◊ Diego Rivera ◊
Today I was walking by a government building and saw the most beautiful mural. There were so many bright colors and the people really looked real. I was so impressed that I stopped to talk to a girl selling jewelry nearby to get the history of this beautiful art. Her name is Lola and she is from Juarez, Mexico. Juarez is on the border between the United States and Mexico. To my surprise, she spoke English and Spanish. She’s bilingual too!
Lola began telling me about the Mexican revolution. It began in 1910, and it transformed society in Mexico. An artistic movement called “Muralism” was born during the Mexican revolution and lasted until the 1960’s. The idea of Muralism was to connect all people with art. Before the revolution, only people with money were able to see and appreciate art, so the government’s idea was to make art accessible to everyone in the country. They contracted artists to paint murals on both the exterior and interior walls of public places like schools or government buildings, so that all Mexicans could appreciate art.
I was completely fascinated by her knowledge of history. She started telling me about the artists of the movement. The first mural to start this movement was painted by Gerardo Murillo from Guadalajara. His work was based on the idea that Mexican Muralism should reflect Mexican life, just like in the time of the ancient Aztecs and Mayans, who also painted daily scenes on their walls. I was excited to learn that I’d heard of the three most important artists in this movement, Diego Rivera, José Clemente Orozco, and David Alfaro Siqueiros.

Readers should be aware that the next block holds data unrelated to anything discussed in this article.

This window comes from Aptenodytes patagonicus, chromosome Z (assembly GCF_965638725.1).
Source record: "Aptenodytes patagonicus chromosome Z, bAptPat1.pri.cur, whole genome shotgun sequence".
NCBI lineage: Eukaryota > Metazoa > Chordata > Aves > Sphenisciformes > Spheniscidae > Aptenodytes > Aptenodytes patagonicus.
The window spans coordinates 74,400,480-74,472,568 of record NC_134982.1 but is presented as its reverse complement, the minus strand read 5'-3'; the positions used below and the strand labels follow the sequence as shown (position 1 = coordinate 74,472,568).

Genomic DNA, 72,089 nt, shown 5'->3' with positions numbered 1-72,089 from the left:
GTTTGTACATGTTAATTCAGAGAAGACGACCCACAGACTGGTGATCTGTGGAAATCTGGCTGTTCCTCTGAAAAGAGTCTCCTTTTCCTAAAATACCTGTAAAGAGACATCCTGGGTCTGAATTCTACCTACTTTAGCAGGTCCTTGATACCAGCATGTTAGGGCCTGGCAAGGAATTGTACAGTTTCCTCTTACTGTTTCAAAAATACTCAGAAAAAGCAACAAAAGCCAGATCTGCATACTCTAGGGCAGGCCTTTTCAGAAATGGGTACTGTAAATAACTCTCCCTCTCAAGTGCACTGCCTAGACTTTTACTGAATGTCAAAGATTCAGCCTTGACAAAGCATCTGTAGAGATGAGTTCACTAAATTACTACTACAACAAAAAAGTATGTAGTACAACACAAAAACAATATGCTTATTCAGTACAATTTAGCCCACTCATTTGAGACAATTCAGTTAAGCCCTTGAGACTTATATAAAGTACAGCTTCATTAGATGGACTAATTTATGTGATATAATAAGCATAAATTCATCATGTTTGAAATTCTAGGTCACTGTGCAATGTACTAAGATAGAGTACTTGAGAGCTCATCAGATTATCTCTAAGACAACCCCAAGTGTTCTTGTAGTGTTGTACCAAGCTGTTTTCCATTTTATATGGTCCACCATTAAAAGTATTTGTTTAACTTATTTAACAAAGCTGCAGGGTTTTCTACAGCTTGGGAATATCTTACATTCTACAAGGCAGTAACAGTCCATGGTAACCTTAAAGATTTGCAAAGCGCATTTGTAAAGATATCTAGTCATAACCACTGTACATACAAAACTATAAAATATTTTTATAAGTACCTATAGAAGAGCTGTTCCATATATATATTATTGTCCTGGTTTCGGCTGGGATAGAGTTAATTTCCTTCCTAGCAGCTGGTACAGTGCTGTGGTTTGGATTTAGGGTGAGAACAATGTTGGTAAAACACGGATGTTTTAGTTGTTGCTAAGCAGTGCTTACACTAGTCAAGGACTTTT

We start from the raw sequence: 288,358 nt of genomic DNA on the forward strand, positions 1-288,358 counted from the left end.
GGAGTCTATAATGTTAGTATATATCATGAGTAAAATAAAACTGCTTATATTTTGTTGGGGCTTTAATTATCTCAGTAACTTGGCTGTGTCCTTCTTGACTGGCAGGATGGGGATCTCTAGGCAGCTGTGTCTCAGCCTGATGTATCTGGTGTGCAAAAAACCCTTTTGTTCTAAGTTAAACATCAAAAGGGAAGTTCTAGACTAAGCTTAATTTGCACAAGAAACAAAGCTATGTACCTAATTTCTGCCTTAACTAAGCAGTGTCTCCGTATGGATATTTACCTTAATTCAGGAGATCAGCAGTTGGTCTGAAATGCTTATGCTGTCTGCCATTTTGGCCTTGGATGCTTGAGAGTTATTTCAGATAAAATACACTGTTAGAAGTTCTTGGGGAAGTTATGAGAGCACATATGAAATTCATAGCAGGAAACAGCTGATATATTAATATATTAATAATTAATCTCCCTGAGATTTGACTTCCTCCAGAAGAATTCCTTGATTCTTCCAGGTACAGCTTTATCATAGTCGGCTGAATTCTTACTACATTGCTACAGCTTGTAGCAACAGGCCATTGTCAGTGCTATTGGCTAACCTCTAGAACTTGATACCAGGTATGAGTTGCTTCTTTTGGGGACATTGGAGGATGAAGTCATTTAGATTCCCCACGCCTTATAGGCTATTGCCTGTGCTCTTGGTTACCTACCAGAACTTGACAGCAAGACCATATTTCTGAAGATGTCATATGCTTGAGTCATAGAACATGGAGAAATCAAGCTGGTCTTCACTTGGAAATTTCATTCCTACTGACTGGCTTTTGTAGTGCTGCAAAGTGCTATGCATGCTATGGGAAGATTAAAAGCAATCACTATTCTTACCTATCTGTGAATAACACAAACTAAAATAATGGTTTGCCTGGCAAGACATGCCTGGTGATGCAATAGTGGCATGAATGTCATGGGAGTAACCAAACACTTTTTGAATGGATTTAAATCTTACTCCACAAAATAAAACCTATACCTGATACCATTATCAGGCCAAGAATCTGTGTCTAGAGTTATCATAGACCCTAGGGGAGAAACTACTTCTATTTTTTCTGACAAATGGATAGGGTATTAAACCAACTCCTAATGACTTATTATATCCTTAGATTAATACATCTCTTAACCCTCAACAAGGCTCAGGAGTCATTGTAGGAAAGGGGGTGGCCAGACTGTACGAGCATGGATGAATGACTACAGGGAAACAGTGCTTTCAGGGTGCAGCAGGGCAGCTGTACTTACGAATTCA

After about ten minutes of talking Lola’s mom came up and introduced herself. Her name is Maria Eugenia and she made all of jewelry that Lola was selling. How talented! When Lola told her mother what we were talking about, her mother was happy to tell me what she knew. She said that both José Clemente Orozco and David Alfaro Siqueiros did work in the United States. At one point both were jailed for their open criticism against the Mexican government during the Revolution. Siqueiros even had to wait until after he was released to finish his uncompleted murals. Talk about fighting for what you believe in.
We continued talking for about an hour until I realized the sun was going down and I had to get back to the hotel. I thanked Lola and Maria Eugenia, took a long gaze at the wall again, and headed for the hotel. I’ll never forget my new friends or the wall that sparked our newfound friendship.